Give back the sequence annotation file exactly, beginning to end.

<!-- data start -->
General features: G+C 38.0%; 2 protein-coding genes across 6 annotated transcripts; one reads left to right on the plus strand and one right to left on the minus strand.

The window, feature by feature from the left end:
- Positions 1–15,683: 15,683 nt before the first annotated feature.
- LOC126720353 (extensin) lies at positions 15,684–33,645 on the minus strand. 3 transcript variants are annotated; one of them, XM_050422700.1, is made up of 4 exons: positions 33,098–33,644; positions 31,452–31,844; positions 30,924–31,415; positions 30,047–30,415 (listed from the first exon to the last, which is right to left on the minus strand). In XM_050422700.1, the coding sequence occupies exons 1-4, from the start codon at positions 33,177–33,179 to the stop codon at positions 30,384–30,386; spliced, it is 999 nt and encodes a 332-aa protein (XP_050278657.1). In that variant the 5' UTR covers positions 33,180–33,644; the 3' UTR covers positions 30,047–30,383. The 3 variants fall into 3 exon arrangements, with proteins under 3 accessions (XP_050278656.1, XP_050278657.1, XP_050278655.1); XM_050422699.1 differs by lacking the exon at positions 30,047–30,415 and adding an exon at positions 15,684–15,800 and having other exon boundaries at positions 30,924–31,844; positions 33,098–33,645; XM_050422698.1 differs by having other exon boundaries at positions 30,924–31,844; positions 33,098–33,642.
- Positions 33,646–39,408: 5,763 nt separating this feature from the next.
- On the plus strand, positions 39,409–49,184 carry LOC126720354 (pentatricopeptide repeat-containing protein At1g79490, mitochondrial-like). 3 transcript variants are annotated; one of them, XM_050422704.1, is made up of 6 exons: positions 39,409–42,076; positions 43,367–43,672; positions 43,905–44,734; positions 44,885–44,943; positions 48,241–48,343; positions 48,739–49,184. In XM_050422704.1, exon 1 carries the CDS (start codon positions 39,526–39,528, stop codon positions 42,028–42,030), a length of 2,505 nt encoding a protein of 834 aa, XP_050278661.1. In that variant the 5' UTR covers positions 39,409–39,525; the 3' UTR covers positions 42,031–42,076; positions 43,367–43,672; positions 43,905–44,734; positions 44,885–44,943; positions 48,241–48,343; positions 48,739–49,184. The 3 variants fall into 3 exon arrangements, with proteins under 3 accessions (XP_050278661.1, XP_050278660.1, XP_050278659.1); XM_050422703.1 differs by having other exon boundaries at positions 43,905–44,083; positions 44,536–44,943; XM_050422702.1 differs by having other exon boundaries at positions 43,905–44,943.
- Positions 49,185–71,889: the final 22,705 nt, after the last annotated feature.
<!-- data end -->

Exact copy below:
General features: G+C 38.0%; 2 protein-coding genes across 6 annotated transcripts; one reads left to right on the plus strand and one right to left on the minus strand.

The window, feature by feature from the left end:
- Positions 1–15,683: 15,683 nt before the first annotated feature.
- LOC126720353 (extensin) lies at positions 15,684–33,645 on the minus strand. 3 transcript variants are annotated; one of them, XM_050422700.1, is made up of 4 exons: positions 33,098–33,644; positions 31,452–31,844; positions 30,924–31,415; positions 30,047–30,415 (listed from the first exon to the last, which is right to left on the minus strand). In XM_050422700.1, the coding sequence occupies exons 1-4, from the start codon at positions 33,177–33,179 to the stop codon at positions 30,384–30,386; spliced, it is 999 nt and encodes a 332-aa protein (XP_050278657.1). In that variant the 5' UTR covers positions 33,180–33,644; the 3' UTR covers positions 30,047–30,383. The 3 variants fall into 3 exon arrangements, with proteins under 3 accessions (XP_050278656.1, XP_050278657.1, XP_050278655.1); XM_050422699.1 differs by lacking the exon at positions 30,047–30,415 and adding an exon at positions 15,684–15,800 and having other exon boundaries at positions 30,924–31,844; positions 33,098–33,645; XM_050422698.1 differs by having other exon boundaries at positions 30,924–31,844; positions 33,098–33,642.
- Positions 33,646–39,408: 5,763 nt separating this feature from the next.
- On the plus strand, positions 39,409–49,184 carry LOC126720354 (pentatricopeptide repeat-containing protein At1g79490, mitochondrial-like). 3 transcript variants are annotated; one of them, XM_050422704.1, is made up of 6 exons: positions 39,409–42,076; positions 43,367–43,672; positions 43,905–44,734; positions 44,885–44,943; positions 48,241–48,343; positions 48,739–49,184. In XM_050422704.1, exon 1 carries the CDS (start codon positions 39,526–39,528, stop codon positions 42,028–42,030), a length of 2,505 nt encoding a protein of 834 aa, XP_050278661.1. In that variant the 5' UTR covers positions 39,409–39,525; the 3' UTR covers positions 42,031–42,076; positions 43,367–43,672; positions 43,905–44,734; positions 44,885–44,943; positions 48,241–48,343; positions 48,739–49,184. The 3 variants fall into 3 exon arrangements, with proteins under 3 accessions (XP_050278661.1, XP_050278660.1, XP_050278659.1); XM_050422703.1 differs by having other exon boundaries at positions 43,905–44,083; positions 44,536–44,943; XM_050422702.1 differs by having other exon boundaries at positions 43,905–44,943.
- Positions 49,185–71,889: the final 22,705 nt, after the last annotated feature.